At any moment, at least 60 million people in America deal with difficulty sleeping and don't realize it may be causing their fatigue, their anxiety, their depression, or even their physical pain. Insomnia has been shown to cause greater risk of strokes, heart disease, and a whole host of other health issues. But thankfully, there are some solutions. So whether you or someone you love struggles to fall asleep, stay asleep, or wake up feeling rested—this article is for you. 

6 Common Contributors To A Poor Night’s Sleep

A busy mind. There are many ways to clear and calm a busy mind. An overactive mind might be due to a deficiency in calming vitamins or minerals, an organ system imbalance, or even old traumas, hurts, or beliefs popping up. The goal should be to find the appropriate therapies to fit the causes. Why not see a practitioner familiar with multiple disciplines?

Snoring. This cause of insomnia is often overlooked. Most of us are familiar with sleep apnea—the person who stops breathing at night. But actually, whenever a person snores they are not sleeping deeply and snoring can come and go. We want to find out why there is swelling, congestion, or phlegm in the throat—causing the snoring—and then reduce it.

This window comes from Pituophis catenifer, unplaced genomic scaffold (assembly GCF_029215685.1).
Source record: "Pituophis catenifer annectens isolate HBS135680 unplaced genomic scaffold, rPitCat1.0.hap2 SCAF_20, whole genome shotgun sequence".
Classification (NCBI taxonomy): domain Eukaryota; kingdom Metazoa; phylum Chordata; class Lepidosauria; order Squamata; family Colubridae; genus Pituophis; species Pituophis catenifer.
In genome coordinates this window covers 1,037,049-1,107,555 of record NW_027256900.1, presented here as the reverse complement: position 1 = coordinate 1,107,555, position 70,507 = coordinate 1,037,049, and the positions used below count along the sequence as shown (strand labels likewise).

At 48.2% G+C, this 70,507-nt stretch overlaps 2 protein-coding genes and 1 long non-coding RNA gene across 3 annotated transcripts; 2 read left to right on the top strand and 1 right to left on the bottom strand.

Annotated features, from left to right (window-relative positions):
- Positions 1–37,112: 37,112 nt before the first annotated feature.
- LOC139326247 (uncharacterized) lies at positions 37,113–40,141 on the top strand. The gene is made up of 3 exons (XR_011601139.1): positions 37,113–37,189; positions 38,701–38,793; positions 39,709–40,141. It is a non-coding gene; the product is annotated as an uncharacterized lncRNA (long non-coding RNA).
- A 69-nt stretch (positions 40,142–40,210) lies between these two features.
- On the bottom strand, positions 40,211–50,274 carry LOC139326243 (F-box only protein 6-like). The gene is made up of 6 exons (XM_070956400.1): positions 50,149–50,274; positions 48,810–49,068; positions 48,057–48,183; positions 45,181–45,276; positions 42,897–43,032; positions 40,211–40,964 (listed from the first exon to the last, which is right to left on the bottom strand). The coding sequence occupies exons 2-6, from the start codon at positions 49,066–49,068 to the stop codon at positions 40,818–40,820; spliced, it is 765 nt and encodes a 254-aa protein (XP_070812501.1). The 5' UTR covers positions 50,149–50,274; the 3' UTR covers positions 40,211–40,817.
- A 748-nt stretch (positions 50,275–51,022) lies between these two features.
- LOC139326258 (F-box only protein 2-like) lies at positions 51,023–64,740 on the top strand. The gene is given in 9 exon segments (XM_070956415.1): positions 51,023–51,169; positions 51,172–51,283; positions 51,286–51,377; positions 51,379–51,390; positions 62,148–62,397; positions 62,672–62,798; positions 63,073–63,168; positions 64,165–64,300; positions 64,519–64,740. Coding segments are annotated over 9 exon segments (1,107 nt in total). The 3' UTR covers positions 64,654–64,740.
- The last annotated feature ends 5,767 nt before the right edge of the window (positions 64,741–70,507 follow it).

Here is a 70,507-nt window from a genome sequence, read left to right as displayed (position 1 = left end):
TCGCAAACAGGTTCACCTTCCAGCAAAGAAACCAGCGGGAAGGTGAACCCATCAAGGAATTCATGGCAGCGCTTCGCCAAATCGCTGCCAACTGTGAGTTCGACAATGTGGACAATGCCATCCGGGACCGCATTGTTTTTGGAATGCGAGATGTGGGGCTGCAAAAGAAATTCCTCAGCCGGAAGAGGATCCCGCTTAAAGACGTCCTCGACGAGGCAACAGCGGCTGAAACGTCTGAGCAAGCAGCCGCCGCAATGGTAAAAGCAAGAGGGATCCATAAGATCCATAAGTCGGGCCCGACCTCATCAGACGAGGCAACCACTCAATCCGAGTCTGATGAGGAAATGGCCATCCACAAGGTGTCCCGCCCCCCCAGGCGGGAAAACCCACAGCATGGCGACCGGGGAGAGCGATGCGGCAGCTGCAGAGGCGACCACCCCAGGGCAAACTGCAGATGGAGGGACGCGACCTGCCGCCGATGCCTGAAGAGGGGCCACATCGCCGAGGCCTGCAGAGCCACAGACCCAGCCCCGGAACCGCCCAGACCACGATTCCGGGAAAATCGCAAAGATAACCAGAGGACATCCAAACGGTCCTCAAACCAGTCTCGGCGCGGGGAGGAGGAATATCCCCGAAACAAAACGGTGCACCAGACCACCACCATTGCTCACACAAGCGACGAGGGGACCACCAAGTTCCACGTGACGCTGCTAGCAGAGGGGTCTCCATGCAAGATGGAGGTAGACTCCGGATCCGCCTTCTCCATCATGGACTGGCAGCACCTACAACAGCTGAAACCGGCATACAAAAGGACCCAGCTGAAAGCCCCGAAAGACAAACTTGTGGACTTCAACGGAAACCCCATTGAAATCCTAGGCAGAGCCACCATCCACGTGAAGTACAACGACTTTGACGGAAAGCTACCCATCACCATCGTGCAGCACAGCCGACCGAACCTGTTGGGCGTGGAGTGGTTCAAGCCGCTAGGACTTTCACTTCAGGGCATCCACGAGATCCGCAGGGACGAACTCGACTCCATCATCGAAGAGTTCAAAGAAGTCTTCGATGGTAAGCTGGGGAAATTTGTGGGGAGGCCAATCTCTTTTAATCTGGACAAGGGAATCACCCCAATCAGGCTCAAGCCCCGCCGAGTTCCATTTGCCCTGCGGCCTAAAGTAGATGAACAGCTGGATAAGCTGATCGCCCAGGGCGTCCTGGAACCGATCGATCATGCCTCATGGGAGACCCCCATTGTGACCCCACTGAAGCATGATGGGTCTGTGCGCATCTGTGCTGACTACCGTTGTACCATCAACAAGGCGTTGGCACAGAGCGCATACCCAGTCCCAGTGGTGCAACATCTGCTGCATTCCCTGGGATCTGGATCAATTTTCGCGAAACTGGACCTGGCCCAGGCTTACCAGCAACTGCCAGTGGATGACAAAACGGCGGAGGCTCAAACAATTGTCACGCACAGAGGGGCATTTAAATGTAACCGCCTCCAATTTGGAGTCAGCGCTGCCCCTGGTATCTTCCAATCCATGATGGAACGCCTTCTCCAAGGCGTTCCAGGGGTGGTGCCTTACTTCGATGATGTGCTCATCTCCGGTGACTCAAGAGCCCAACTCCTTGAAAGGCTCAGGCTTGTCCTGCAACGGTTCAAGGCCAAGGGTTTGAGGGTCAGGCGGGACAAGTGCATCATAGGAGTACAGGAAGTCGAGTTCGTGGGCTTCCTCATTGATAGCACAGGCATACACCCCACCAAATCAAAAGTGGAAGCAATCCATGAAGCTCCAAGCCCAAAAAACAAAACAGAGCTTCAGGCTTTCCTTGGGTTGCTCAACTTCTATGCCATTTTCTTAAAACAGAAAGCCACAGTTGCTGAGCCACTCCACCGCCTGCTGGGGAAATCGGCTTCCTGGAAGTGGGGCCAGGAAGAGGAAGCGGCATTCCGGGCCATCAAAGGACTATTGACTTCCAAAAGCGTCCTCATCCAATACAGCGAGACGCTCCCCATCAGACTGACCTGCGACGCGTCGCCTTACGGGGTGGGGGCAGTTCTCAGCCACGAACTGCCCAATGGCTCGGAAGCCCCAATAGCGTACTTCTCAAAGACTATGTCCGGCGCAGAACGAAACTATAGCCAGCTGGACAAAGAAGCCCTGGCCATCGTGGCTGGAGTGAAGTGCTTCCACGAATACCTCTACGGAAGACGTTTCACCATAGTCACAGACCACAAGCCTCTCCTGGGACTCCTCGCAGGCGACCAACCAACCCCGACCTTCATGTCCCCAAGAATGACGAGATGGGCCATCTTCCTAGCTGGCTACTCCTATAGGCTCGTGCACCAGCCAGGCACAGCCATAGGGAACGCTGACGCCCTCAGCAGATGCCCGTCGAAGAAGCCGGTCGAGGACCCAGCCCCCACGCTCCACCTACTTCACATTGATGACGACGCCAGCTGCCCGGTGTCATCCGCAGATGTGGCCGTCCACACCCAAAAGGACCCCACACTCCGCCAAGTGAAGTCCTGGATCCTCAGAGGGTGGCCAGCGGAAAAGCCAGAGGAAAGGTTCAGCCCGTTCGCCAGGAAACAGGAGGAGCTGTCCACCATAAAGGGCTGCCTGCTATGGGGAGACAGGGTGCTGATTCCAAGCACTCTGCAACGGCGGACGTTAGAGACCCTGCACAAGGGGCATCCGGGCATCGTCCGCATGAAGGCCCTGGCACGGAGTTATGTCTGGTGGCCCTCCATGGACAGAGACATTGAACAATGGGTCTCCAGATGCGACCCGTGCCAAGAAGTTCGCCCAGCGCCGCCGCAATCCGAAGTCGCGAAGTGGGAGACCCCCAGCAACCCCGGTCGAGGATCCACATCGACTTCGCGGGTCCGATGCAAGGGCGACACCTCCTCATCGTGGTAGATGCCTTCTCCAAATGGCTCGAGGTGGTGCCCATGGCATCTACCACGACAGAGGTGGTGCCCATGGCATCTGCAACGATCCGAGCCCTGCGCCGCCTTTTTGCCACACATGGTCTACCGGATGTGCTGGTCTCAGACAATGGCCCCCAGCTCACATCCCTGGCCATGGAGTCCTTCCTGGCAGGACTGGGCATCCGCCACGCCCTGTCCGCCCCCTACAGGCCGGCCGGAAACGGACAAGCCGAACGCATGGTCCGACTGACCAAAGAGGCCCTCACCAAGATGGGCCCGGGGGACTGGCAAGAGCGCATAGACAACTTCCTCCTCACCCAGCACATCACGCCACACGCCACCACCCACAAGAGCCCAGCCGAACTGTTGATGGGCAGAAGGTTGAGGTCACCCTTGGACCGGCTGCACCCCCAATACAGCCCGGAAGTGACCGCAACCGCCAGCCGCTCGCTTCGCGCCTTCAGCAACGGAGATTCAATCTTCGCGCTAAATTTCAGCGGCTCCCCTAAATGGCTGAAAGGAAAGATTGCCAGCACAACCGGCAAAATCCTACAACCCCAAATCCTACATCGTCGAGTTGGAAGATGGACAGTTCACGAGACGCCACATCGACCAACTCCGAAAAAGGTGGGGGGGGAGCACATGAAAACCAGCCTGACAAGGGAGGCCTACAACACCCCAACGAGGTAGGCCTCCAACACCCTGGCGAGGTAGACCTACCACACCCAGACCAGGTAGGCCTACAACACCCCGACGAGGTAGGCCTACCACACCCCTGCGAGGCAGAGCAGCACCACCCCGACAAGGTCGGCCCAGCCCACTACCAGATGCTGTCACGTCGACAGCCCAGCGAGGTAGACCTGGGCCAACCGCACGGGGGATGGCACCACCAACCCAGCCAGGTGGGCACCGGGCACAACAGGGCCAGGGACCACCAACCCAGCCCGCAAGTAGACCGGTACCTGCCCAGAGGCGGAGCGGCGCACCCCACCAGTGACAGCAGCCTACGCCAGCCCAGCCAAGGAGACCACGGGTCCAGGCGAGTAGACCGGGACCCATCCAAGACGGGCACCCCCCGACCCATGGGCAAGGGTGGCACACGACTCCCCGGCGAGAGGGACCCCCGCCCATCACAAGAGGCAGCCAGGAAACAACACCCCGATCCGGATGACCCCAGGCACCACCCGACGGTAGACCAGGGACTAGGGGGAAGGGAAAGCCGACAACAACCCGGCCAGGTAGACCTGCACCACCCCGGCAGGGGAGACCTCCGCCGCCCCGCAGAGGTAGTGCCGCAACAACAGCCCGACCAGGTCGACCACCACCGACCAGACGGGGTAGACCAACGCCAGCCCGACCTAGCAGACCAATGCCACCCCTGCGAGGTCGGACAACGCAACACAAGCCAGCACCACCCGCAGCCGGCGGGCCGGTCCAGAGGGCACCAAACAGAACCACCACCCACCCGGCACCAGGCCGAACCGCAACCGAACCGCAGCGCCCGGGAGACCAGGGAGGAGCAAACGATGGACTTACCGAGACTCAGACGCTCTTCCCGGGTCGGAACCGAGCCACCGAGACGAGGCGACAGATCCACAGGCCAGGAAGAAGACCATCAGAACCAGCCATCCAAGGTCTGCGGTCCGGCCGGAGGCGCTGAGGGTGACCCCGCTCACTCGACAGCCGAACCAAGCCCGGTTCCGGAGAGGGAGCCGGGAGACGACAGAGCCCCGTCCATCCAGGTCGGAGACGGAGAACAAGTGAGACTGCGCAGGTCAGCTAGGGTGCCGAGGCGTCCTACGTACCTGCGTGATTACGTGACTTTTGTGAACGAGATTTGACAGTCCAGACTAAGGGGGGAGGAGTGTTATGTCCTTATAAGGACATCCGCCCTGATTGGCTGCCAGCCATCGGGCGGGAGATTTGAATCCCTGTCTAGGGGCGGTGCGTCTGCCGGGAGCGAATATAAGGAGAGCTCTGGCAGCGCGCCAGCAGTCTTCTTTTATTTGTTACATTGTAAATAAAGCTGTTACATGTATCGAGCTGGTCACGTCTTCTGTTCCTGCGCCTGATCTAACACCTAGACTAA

Physical pain or discomfort. Again, we need to go Sherlock Holmes and find how to reduce the discomfort whether it’s a more appropriate bed or pillow or getting appropriate treatment for the pain. This might include evaluation by a physical therapist, chiropractor, or acupuncturist.

Hormonal heat. This happens when the body heats up at night and wakes the person up. Obviously, this can be caused by menopause, but stress and anxiety can also cause a body’s hormonal heat to increase. This can happen in men, women, and even kids. Treating heat in menopausal women can at times be quite challenging as stress levels change and vary which may also change the type of treatment needed.

Outside influences. If your environment at home is not conducive for sleeping, we have a problem. Pets, kids, a snoring spouse, or a room that’s too hot, too cold, too windy, too noisy, or too bright can all be factors. We suggest you seek out a practitioner who has time to discuss those factors with you. A physical therapist or health coach can be a good choice.

Low energy. “Whaaat?” This is probably the most surprising cause of insomnia that we run into. Believe it or not, a person must have enough energy to be able to sleep. That may sound counterintuitive, but we’ve found that if a person’s metabolism is too low, sleep can be problematic. Having hypo or low-thyroid energy is common and does not always show up on lab tests. Also, it’s tough to get into an appropriate sleep rhythm if your energy isn't getting high enough during the day. We also must consider adrenal and liver energy as well. For example, if the liver system is low in energy or imbalanced you may have trouble calming down your mind before bed and/or you may wake up between 1:00-3:00AM, which is never fun.

So, how well a person sleeps depends on many factors. The more disciplines we can use to evaluate this, the better the outcome can be and the better a person will be able to understand how to best help their body.